Expensive to buy, cheaper to operate and of course friendlier to the environment, the electric car is traveling a bumpy road globally, with the added barrier of a bit of high-voltage politics Stateside – the toll it must pay for its bailout bounty.
EVs (electric vehicles) and PHEVs (plug-in hybrid vehicles) are intended to help reduce fuel usage and CO2 emissions. The International Atomic Energy Agency (IAEA), the UN’s energy watchdog, hopes to see widespread adoption of electric vehicles by 2050. The IAEA envisions sales of electric vehicles reaching 7 million per year globally by 2020 and 100 million by 2050 – or, in other words, half of all cars sold in the world. So how are we doing towards “widespread adoption”? Fair - no thanks at all to politics.
Gas prices and environmental concerns have boosted electric car sales, but the issue of bailouts for the auto industry is now coming back to haunt them. One car in particular, the Chevy Volt, has been the subject of partisan politics and election campaigning - publicity that could help make or break its success.
First things first, let’s take a look at the car itself. The Chevy Volt is a compact hatchback, extended-range electric car that can run for about 40 miles, give or take, on a battery charge. It can go a few hundred more on a tank of gas after the battery dies. It costs nearly $40,000, though a federal tax credit knocks around $7,500 off that price. This product of Detroit and General Motors was named Trend Car of the Year in 2011 and European Car of the Year in 2012.
According to Forbes, the Chevy Volt sold 2,289 units in March 2012 alone. While that’s good news for the Volt, it is tempered by forecasts from auto-industry executives who believe that the electric car will not gain more than 10 percent of the market even by 2025 or beyond.
Traditional market factors, however, are not all that could reduce Chevy’s Voltage. In the midst of the financial meltdown, the government bailed out General Motors. The Chevy Volt (and electric cars in general) emerged stronger from that bailout, and President Barack Obama took on the Volt as a sort of energy security/climate change poster child. Because Obama chose to put the spotlight on Chevy Volt with a bit too much forced enthusiasm, the Republicans felt compelled to keep it in the spotlight, referring to it as the “Fred Flintstone car”, among other critically constructive slogans.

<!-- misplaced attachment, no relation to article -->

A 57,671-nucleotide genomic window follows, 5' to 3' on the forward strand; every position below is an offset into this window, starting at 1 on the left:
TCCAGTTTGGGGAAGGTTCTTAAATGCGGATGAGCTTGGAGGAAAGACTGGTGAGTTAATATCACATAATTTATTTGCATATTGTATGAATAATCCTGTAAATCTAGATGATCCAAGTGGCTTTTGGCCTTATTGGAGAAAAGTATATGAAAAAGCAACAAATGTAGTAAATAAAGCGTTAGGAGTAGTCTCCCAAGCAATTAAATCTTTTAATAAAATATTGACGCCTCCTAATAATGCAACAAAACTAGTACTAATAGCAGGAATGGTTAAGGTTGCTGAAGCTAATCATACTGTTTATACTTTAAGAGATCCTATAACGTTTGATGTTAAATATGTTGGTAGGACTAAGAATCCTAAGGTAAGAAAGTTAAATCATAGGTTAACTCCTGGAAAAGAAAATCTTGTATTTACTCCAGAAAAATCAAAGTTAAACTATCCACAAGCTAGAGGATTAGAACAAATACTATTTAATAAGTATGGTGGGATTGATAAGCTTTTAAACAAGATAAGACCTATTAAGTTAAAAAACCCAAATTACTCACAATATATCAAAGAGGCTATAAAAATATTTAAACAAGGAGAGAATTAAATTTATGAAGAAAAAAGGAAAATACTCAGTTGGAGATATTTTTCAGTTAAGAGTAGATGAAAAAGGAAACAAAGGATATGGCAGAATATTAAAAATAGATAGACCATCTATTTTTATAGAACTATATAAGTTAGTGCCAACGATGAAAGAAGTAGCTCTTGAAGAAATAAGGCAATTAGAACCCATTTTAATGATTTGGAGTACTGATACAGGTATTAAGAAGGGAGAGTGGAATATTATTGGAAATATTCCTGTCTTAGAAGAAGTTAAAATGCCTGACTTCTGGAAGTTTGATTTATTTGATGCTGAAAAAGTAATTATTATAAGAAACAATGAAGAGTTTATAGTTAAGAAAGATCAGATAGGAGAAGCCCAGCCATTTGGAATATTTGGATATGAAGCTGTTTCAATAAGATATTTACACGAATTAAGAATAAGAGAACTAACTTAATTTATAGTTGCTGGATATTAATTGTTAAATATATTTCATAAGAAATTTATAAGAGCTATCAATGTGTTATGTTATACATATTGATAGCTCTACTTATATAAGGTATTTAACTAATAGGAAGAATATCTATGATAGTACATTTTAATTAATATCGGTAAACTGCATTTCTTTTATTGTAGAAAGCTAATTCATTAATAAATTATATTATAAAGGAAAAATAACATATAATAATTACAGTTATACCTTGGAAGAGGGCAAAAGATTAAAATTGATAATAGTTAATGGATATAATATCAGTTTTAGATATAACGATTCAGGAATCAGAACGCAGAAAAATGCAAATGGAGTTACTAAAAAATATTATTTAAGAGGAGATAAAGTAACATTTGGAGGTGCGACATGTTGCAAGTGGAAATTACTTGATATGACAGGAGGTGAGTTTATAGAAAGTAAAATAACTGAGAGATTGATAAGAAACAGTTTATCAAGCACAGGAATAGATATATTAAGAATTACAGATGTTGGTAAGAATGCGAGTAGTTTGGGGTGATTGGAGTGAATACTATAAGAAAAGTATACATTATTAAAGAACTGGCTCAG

While General Motors may have at first reasonably expected dividends from unwittingly entering the political fray as Obama’s pet campaign car, perhaps it wasn’t the kind of visibility the Volt needed. Of course, the Vice-Chairman of GM, Bob Lutz, is a Republican himself and is having a hard time coming to terms with the criticism of the Volt coming from his party – criticism that would not likely have surfaced had Obama not gone overboard with his Volt campaign. “The problem with conservatives is getting them to accept that an electric vehicle is not necessarily a left-wing environmental plot,” Politico quoted Lutz as saying. So, in essence, Obama has turned Volt into a green machine for big government – a branding General Motors could do without.
The Nissan Leaf is the other top runner and has so far not entered the political fray. But the Leaf is powered only by battery and while this makes it more attractive environmentally, it is also less convenient in comparison to the Volt’s back-up gas tank and internal combustion engine to generate electricity when the battery runs out. The Leaf runs out of battery power after 100 miles or so and it takes eight hours to charge it up again. The Volt can be fueled in a pinch. The Leaf, then, is perhaps for the fully committed green car enthusiast, while the Volt is a bit less risky and less likely to leave you stranded on the side of the road.
Politics aside (and, indeed, politicians should not be telling the public what car to buy or pretending to be experts on automobile safety), the electric car market is not faring as well as planned. So far, it’s nothing spectacular, but these are early days.
China is also hitting a few snags in the electric car market, mostly due to technological hiccups and less-than-expected consumer demand. Combining forces, though, California-based Coda electric car manufacturers have cut a deal with China’s Great Wall Motors to launch their first joint venture in two years. They promise it will be the cheapest electric car yet, in the US, and should compare with regular car prices. China, which houses the largest number of electric car manufacturers in the world, can make them cheaper, while Coda can make them sellable in the US.
For now, car manufacturers are hedging their bets on what consumers want and what will sell. Research and development for electric cars is costly and sales are low (Volt sold only 8,000 units in its first year and Leaf racked up a paltry 10,000 sales in 2011). And the Volt is not a full-blown electric car – it still has a gas tank. Just to be safe, and while the electric car market remains an experimental one, manufacturers are simultaneously working to improve on the conventional car and make it more eco-friendly. This, so the logic goes, is perhaps a smoother way to ease into the electric car market.
By Jen Alic of Oilprice.com
Jen Alic is a geopolitical analyst, co-founder of ISA Intel in Sarajevo and Tel Aviv, and the former editor-in-chief of ISN Security Watch in Zurich.